Free Access
Reprod. Nutr. Dev.
Volume 46, Number 4, July-August 2006
Symposium: Influence of nutrition and socio-sexual context on reproduction and survival of the young in goats and sheep
Page(s) 391 - 400
Published online 07 July 2006
Reprod. Nutr. Dev. 46 (2006) 391-400
DOI: 10.1051/rnd:2006020

Importance of the signals provided by the buck for the success of the male effect in goats

J. Alberto Delgadillo, J. Alfredo Flores, Francisco G. Véliz, Gerardo Duarte, Jesús Vielma, Horacio Hernandez and Ilda G. Fernandez

Centro de Investigación en Reproducción Caprina, Universidad Autónoma Agraria Antonio Narro, Periférico Raúl López Sánchez y Carretera a Santa Fe, CP 27054, Torreón, Coahuila, México

(Published online 7 July 2006)

Abstract - Under temperate and subtropical latitudes, ewes and goats display a reproductive seasonal pattern and their sexual activity during the anestrous period can be stimulated and synchronized by the introduction of males in the group, which is called the "male effect". The response of females to the male effect in the middle of the anestrous season is weak or absent. This failure may be due to the inability of the female to respond to males, as a result of a refractoriness of the female to the male stimulus. But, it may also be due to a low quality stimulus provided by the male which is, as the females, in seasonal rest. We tested this latter hypothesis in seasonally inactive goats kept under subtropical conditions by comparing the use of males with their sexual behavior stimulated or not by photoperiodic treatments. Treated males were able to induce estrous activity of females during the whole anestrus season. We have also determined that previous separation of the males and continuous contact during teasing are not absolute requisites when active bucks are used. While odor from the male and its sexual behavior play a primary role in inducing ovulation, vocalizations appear to facilitate the display of the does' estrous. It remains to be determined to which extent these conclusions apply under temperate latitudes and with more seasonal breeds.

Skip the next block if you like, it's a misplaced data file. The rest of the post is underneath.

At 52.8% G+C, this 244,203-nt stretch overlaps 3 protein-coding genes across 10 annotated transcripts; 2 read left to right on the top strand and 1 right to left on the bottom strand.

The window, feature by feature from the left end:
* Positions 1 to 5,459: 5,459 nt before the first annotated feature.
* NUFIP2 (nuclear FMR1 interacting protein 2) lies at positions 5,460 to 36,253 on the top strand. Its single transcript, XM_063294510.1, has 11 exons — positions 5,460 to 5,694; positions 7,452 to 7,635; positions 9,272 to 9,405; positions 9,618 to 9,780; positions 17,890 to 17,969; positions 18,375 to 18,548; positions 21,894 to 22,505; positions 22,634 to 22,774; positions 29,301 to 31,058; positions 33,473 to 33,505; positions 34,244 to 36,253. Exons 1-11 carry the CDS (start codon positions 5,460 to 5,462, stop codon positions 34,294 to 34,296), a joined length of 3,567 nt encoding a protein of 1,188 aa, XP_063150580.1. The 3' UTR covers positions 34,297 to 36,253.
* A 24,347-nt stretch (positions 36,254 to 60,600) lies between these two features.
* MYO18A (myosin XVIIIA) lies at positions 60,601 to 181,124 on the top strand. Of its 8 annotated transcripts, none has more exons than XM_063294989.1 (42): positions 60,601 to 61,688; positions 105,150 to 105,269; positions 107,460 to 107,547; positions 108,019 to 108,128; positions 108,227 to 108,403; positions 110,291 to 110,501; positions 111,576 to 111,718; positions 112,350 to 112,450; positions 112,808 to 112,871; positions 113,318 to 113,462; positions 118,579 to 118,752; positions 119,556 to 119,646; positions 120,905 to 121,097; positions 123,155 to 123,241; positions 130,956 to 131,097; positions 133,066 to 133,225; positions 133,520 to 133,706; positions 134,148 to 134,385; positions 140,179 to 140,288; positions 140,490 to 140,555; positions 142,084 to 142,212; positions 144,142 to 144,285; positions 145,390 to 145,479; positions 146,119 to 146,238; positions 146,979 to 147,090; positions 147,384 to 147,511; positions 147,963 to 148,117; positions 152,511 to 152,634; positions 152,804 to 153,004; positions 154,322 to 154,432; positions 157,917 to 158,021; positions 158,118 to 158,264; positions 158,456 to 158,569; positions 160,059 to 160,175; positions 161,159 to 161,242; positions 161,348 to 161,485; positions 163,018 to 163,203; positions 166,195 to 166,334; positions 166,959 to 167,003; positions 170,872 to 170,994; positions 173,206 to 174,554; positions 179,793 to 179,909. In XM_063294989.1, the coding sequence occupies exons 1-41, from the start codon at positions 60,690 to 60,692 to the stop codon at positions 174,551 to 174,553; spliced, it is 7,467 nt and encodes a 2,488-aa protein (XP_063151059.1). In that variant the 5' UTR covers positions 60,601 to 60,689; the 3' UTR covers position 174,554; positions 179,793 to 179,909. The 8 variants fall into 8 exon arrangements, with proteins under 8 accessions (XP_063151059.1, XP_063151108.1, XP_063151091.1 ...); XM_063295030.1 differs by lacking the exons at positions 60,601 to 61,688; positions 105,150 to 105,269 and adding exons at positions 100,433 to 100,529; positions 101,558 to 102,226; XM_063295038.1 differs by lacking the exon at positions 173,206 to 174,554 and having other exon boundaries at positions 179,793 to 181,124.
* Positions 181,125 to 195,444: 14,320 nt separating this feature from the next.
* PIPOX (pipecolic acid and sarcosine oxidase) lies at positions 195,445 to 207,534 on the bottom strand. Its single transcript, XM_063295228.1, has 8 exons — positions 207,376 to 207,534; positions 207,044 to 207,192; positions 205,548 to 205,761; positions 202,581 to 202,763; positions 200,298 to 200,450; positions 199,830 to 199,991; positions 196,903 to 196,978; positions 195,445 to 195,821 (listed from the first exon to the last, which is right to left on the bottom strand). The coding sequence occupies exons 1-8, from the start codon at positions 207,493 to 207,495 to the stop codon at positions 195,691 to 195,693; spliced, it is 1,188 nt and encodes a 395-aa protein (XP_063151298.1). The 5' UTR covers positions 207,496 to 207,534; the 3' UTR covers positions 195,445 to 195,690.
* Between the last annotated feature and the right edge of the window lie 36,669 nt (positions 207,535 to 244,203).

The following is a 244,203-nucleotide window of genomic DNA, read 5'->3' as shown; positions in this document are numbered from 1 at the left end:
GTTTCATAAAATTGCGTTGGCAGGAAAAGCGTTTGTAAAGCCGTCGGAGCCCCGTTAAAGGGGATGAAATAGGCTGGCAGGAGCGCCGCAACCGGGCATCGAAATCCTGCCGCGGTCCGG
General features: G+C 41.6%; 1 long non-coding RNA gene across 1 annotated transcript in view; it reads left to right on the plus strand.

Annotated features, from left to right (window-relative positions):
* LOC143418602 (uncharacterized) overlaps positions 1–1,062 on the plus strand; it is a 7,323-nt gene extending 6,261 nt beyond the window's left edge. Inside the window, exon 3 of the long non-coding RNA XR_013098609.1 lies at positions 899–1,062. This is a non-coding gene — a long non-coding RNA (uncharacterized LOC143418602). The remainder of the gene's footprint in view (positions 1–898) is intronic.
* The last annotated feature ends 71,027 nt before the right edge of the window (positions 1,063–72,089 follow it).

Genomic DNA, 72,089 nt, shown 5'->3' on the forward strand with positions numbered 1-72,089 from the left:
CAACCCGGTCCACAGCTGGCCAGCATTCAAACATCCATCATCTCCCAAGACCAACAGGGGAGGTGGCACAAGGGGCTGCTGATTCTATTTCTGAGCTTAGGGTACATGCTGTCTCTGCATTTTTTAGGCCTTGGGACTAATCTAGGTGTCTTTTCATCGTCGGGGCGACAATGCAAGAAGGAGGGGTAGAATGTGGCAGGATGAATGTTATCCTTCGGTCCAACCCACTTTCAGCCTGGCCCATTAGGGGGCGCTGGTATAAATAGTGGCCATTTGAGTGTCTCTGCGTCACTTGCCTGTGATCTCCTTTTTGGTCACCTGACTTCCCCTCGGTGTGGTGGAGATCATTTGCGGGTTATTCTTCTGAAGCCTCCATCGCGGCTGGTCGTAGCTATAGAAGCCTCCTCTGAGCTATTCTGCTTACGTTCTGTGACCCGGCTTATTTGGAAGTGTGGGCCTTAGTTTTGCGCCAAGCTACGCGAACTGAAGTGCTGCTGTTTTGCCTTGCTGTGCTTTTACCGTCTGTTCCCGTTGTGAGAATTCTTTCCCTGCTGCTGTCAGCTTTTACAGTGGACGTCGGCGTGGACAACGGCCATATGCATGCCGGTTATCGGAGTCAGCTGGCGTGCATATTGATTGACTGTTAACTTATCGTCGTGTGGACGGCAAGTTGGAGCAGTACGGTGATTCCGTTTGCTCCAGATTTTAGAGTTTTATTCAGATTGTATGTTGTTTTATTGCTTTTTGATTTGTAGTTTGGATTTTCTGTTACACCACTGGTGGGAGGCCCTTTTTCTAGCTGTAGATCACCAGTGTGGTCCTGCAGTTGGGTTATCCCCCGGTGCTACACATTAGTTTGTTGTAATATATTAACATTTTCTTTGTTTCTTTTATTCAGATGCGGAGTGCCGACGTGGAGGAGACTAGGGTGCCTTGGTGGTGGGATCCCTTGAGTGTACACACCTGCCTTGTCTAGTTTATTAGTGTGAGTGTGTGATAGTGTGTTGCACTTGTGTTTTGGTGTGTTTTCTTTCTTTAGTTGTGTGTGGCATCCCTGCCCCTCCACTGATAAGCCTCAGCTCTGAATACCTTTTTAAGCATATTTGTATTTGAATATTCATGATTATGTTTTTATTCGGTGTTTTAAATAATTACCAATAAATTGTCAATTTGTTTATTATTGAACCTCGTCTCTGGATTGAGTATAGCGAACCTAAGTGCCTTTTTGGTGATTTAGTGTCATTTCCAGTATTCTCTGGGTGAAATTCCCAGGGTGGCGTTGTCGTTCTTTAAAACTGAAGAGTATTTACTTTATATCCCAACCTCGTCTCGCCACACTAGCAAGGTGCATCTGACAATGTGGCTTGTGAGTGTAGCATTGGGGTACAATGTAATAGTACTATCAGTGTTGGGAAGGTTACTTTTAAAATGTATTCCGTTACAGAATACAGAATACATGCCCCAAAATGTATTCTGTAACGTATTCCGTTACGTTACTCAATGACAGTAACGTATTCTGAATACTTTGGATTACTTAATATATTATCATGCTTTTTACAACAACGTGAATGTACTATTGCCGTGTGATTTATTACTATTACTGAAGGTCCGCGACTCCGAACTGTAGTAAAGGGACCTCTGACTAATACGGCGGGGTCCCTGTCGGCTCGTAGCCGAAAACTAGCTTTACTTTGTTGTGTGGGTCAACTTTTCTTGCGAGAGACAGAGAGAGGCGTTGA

Key words: goat / male effect / buck vocalizations / male odor / sexual behavior / photoperiodic treatment

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© INRA, EDP Sciences 2006